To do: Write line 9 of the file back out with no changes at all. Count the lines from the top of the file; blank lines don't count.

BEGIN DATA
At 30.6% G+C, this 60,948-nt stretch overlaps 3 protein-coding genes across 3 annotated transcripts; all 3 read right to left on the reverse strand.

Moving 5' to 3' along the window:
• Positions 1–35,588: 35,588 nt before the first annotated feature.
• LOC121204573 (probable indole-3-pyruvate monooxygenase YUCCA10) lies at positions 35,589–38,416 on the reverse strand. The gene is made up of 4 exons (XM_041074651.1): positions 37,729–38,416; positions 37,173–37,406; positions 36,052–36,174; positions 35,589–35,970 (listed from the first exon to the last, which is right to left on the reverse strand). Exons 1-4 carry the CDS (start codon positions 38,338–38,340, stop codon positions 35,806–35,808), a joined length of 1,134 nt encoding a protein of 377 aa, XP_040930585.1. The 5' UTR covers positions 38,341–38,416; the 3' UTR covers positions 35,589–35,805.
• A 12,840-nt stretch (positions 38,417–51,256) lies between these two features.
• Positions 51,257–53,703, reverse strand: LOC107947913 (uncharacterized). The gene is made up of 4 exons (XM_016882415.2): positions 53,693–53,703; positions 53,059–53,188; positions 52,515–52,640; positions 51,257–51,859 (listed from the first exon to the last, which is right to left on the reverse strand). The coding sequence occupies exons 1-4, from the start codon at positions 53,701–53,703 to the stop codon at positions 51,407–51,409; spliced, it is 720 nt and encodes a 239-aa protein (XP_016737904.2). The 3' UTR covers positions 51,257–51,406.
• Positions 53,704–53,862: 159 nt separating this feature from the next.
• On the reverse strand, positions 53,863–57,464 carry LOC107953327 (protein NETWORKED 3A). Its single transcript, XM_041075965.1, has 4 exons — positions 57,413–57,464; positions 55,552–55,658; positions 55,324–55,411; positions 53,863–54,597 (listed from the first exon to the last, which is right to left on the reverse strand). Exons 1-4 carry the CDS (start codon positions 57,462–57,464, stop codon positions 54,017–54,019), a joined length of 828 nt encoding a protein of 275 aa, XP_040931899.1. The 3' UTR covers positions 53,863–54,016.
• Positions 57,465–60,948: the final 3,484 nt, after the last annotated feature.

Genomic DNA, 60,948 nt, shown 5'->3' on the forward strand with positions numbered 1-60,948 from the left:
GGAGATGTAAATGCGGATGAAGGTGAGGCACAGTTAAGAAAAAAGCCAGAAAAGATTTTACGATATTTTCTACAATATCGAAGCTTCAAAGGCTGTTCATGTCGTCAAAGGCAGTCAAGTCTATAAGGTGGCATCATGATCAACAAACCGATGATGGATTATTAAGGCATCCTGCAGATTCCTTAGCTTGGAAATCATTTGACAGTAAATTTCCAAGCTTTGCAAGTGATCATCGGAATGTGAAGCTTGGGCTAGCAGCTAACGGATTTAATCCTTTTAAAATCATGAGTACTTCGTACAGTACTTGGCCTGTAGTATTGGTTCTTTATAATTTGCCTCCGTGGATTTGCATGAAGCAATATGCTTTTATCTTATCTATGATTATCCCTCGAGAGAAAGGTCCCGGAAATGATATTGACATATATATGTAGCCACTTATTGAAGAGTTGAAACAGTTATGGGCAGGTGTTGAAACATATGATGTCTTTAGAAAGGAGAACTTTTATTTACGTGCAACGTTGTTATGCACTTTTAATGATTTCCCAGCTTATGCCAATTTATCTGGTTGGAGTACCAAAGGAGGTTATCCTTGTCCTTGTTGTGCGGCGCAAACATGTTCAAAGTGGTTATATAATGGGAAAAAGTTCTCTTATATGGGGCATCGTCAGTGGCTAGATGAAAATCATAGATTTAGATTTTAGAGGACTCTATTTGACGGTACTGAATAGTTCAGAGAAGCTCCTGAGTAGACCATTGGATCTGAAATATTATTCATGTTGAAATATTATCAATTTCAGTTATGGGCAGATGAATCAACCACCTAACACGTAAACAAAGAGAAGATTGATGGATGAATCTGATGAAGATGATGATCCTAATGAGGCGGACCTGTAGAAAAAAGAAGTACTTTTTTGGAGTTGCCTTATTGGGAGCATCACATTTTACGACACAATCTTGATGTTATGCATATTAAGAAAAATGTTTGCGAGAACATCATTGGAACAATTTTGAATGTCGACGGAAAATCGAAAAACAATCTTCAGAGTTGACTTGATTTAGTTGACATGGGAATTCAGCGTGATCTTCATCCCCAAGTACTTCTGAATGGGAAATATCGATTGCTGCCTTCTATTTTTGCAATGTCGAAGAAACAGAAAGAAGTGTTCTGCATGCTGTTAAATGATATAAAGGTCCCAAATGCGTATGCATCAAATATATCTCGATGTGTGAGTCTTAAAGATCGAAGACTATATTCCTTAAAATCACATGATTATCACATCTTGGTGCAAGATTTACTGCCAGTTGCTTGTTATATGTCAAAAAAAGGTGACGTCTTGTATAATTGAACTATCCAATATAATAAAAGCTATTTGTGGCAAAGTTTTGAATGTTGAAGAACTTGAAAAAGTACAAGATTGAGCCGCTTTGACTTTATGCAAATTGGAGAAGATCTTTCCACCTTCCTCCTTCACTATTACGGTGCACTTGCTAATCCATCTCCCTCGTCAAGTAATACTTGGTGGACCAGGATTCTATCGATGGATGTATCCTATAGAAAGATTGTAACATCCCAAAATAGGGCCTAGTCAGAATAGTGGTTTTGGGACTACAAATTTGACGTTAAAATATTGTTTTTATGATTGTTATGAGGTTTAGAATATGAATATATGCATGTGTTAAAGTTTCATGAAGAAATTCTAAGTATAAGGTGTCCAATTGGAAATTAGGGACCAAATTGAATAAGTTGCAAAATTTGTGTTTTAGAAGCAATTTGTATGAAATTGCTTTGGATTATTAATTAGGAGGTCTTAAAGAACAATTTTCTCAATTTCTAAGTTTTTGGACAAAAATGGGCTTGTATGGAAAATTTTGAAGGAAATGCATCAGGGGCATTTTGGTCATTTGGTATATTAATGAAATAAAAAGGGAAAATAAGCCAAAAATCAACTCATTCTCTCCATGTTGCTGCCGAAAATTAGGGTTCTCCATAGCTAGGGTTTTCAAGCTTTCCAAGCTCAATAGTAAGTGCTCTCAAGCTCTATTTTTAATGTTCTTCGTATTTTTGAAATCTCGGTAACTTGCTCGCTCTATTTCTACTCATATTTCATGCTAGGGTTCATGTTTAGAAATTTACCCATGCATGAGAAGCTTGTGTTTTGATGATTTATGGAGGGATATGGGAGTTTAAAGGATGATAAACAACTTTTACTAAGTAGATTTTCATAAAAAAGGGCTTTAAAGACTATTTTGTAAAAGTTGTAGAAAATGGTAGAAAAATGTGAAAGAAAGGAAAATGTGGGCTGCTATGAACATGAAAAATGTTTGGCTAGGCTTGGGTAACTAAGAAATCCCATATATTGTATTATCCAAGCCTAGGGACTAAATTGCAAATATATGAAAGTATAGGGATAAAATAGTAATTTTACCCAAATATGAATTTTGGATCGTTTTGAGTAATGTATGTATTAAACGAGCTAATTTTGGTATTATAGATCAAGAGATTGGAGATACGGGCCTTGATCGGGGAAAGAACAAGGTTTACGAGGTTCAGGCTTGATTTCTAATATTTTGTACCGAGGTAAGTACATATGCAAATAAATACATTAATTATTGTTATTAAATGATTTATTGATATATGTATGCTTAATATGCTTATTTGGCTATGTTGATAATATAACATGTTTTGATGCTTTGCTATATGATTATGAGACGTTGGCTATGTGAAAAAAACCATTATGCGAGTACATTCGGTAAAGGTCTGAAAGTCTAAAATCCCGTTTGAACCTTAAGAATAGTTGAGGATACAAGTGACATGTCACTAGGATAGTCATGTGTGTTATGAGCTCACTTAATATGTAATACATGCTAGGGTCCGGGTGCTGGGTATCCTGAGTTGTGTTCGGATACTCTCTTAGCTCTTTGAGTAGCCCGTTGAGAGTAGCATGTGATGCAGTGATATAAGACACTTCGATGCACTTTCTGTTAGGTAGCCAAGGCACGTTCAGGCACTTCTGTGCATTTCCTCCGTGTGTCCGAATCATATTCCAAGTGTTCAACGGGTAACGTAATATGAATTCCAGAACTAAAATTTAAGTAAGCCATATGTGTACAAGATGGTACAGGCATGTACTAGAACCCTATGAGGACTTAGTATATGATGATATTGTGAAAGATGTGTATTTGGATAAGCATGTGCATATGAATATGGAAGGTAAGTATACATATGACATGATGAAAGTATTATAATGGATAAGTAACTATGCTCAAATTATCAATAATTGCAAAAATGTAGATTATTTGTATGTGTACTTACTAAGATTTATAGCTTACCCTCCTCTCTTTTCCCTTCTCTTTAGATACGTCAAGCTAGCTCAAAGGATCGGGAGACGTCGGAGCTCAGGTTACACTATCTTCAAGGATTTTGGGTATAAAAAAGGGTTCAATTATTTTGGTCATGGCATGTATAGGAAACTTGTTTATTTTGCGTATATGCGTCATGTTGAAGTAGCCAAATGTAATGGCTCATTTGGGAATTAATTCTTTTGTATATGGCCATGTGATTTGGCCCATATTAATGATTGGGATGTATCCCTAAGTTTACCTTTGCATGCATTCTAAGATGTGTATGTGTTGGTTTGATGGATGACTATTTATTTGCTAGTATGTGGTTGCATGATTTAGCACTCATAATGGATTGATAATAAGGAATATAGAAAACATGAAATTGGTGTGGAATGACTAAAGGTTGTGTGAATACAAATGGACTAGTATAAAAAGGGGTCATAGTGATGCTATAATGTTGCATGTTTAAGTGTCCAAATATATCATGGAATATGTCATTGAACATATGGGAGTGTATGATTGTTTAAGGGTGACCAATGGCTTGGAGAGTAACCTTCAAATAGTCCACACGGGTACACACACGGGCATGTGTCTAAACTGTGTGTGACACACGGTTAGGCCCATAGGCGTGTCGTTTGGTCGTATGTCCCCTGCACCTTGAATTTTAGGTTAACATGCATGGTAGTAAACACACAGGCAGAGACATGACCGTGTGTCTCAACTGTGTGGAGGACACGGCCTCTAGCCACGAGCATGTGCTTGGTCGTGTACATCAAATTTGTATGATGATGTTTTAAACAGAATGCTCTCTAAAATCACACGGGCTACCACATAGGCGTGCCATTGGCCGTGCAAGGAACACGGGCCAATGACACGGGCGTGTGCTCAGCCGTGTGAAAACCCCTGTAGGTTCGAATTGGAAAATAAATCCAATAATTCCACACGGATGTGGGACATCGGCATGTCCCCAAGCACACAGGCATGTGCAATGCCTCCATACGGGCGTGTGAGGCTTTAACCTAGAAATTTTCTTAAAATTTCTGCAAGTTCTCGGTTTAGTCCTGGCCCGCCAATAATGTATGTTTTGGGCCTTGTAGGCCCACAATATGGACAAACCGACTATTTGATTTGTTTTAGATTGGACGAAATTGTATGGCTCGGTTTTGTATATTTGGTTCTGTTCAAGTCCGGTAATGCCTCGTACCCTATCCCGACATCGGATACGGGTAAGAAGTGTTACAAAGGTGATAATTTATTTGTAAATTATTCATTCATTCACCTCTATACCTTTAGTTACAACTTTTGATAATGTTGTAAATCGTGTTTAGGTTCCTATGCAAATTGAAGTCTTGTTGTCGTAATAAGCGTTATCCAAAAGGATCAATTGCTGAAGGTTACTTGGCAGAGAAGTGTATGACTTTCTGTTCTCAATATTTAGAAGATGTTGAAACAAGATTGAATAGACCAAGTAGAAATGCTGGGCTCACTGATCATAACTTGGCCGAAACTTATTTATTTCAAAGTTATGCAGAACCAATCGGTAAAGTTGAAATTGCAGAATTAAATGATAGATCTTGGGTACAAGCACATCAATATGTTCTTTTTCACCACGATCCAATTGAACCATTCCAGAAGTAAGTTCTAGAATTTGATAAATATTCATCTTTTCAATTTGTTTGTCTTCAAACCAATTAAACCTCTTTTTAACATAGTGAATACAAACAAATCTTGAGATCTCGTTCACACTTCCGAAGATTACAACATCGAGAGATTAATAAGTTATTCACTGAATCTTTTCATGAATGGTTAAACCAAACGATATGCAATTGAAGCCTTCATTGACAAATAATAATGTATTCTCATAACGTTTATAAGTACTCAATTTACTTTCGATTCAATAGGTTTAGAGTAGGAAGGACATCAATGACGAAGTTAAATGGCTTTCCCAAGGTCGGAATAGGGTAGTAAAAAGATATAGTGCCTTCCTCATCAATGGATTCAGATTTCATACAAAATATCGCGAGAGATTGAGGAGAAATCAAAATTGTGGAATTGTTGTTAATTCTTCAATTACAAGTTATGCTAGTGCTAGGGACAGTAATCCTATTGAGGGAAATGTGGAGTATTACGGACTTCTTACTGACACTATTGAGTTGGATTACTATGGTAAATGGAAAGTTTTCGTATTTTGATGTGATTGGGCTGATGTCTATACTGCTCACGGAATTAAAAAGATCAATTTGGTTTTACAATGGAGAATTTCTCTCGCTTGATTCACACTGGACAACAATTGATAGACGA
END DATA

• Positions 57,465–60,948: the final 3,484 nt, after the last annotated feature.